Federal Reserve Chairman Jerome Powell spoke to the Peterson Institute for International Economics in Washington, D. C. this morning, May 13.
Before speaking, the S&P 500 futures contract was up from the close on Monday.
After speaking, the S&P 500 stock index dropped and the index opened the day below the close of the market on Monday.
The Wall Street Journal reported,
“U.S. stocks opened lower Wednesday after Federal Reserve Chairman Jerome Powell said Congress and the White House will need to spend more money to make sure policy makers’ quick initial response to the coronavirus-induced economic contraction isn’t wasted.”
Investors Very Sensitive
This market movement shows just how sensitive investors are to the Federal Reserve and what the Federal Reserve is trying to do.
I have been writing about this fact in articles like “The Stock Market Needs the Federal Reserve,” and “World Trust in Federal Reserve Seems to Continue.”
This morning just indicates how sensitive investors really are.
Mr. Powell’s comment does not seem negative, but it does indicate that there still is a lot of work to do.
Work To Be Done
In his speech, the Chairman talks about all that has been done so far. But, he concludes,
“At the Fed, we will continue to use our tools to their fullest until the crisis has passed and the economic recovery is well under way. Recall that the Fed has lending powers, not spending powers. A loan from a Fed facility can provide a bridge across temporary interruptions to liquidity, and those loans will help many borrowers get through the current crisis.”
“But the recovery may take some time to gather momentum, and the passage of time can turn liquidity problems into solvency problems.”
“Additional fiscal support could be costly, but worth it if it helps avoid long-term economic damage and leaves us with a stronger recovery. This tradeoff is one for our elected representatives, who wield powers of taxation and spending.”
In other words, Mr. Powell leaves the door open. The Fed will continue to do what it can.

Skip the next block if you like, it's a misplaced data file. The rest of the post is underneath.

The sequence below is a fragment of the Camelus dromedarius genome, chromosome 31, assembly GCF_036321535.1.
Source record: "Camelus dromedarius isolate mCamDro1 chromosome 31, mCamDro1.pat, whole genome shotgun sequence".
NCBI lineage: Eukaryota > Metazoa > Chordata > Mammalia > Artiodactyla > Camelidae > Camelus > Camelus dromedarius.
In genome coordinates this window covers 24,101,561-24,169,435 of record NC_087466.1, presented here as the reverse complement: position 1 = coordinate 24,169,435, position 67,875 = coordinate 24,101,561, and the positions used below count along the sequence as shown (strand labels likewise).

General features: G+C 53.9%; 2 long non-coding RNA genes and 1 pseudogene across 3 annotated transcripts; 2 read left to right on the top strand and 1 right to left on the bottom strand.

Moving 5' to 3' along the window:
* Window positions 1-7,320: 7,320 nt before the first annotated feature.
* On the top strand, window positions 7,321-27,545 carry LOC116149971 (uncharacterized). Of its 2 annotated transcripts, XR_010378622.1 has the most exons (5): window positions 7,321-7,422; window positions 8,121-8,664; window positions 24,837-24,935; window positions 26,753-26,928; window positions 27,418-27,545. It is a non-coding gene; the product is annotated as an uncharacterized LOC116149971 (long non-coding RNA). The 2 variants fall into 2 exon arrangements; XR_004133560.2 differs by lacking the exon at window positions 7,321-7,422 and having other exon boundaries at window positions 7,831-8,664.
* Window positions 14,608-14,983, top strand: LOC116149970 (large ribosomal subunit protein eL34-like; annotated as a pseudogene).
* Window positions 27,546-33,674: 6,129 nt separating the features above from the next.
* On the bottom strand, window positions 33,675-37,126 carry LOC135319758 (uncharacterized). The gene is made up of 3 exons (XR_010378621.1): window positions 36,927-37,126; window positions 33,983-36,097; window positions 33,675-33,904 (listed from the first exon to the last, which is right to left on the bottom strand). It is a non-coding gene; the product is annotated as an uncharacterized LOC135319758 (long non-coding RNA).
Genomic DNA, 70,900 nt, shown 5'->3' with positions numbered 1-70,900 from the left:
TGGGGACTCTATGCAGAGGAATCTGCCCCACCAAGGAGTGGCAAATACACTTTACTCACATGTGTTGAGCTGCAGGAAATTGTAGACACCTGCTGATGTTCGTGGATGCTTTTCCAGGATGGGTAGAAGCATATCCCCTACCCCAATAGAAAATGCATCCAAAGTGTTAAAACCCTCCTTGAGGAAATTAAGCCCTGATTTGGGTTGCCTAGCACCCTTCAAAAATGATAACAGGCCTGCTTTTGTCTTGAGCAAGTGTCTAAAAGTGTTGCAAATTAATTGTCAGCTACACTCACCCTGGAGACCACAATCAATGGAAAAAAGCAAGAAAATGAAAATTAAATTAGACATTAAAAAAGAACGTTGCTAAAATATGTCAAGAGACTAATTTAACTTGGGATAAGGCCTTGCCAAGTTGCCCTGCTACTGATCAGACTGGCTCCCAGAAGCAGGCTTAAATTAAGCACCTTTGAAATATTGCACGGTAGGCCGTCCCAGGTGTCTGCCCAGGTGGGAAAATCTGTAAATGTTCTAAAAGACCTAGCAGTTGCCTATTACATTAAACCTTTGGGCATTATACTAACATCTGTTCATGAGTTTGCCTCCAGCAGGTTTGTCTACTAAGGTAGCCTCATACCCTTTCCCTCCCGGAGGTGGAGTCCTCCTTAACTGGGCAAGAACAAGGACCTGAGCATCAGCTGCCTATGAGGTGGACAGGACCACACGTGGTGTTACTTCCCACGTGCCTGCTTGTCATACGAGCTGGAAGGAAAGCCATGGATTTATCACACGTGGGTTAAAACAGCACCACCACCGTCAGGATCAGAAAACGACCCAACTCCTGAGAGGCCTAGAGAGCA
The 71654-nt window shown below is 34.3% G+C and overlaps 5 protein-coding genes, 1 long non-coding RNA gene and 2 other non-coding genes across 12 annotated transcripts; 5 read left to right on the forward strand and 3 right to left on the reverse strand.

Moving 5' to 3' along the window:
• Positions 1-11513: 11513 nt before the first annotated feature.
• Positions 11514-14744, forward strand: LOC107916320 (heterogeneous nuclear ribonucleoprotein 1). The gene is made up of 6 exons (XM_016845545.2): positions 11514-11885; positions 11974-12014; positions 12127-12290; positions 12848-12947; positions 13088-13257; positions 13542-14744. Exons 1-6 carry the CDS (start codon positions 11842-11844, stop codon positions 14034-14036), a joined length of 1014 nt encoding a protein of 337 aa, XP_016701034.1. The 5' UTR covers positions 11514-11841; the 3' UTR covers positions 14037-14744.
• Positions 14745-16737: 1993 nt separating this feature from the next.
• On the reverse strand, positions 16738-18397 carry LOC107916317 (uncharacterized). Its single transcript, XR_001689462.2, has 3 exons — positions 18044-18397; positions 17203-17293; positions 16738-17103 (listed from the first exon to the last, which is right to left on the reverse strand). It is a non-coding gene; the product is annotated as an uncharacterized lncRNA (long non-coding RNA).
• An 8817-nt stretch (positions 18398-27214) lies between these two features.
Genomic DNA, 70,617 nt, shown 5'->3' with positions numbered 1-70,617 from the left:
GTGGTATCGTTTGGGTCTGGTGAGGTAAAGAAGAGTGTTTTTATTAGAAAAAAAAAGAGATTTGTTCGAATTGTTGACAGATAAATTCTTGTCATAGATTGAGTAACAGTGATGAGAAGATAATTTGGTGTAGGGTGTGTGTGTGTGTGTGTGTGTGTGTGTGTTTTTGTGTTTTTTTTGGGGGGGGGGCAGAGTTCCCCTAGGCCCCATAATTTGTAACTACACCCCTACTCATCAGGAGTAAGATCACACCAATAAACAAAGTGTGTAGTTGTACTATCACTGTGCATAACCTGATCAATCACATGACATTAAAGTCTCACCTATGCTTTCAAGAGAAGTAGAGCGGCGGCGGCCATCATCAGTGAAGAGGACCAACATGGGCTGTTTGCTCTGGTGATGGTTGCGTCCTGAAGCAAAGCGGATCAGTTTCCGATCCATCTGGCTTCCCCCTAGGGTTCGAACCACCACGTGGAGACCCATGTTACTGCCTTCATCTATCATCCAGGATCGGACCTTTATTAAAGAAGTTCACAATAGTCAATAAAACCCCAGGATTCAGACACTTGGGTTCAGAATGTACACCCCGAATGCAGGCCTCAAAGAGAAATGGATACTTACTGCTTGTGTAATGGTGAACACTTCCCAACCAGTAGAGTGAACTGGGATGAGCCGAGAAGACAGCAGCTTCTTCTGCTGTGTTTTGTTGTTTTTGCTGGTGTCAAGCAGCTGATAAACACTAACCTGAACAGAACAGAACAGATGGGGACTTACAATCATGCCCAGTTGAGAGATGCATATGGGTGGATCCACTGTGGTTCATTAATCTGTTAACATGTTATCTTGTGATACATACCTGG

However, as he makes clear, the Fed only has lending power – it does not have spending power.
Thus, the federal government must step up an be a part of the show, the Federal Reserve cannot do it all.
There Is Trust In The Fed, But Not Trust In The Government
And, what did the market do this morning after hearing this?
The stock market declined. Although investors appear to trust the Fed, there seems to be a lack of trust in what Congress can get done.
Mr. Powell is saying that whereas the Fed may be able to put a bottom on “liquidity” problems in the financial system, it cannot guarantee that it can put a bottom on “solvency” problems.
I have written about this before,
“One of the greatest looming concerns of the Federal Reserve is the possibility of a rash of bankruptcies that might end up producing a ‘solvency’ crisis in the banking system, rather than just a ‘liquidity’ crisis that the Fed seems to be well prepared for.”
Investors are very, very sensitive these days. There is a massive amount of uncertainty around. Mr. Powell stated as much in his speech this morning.
Investors must have trust in both the Federal Reserve and the Congress.
We see evidence of this sensitivity every time there is a new concern over whether or not the federal government can be trusted.
This sensitivity carries with it the concern that if the Federal Reserve or Congress loses this trust the stock market might take a pretty steep plunge.
Corporate earnings are not driving the stock market these days.
Disclosure: I/we have no positions in any stocks mentioned, and no plans to initiate any positions within the next 72 hours. I wrote this article myself, and it expresses my own opinions. I am not receiving compensation for it (other than from Seeking Alpha). I have no business relationship with any company whose stock is mentioned in this article.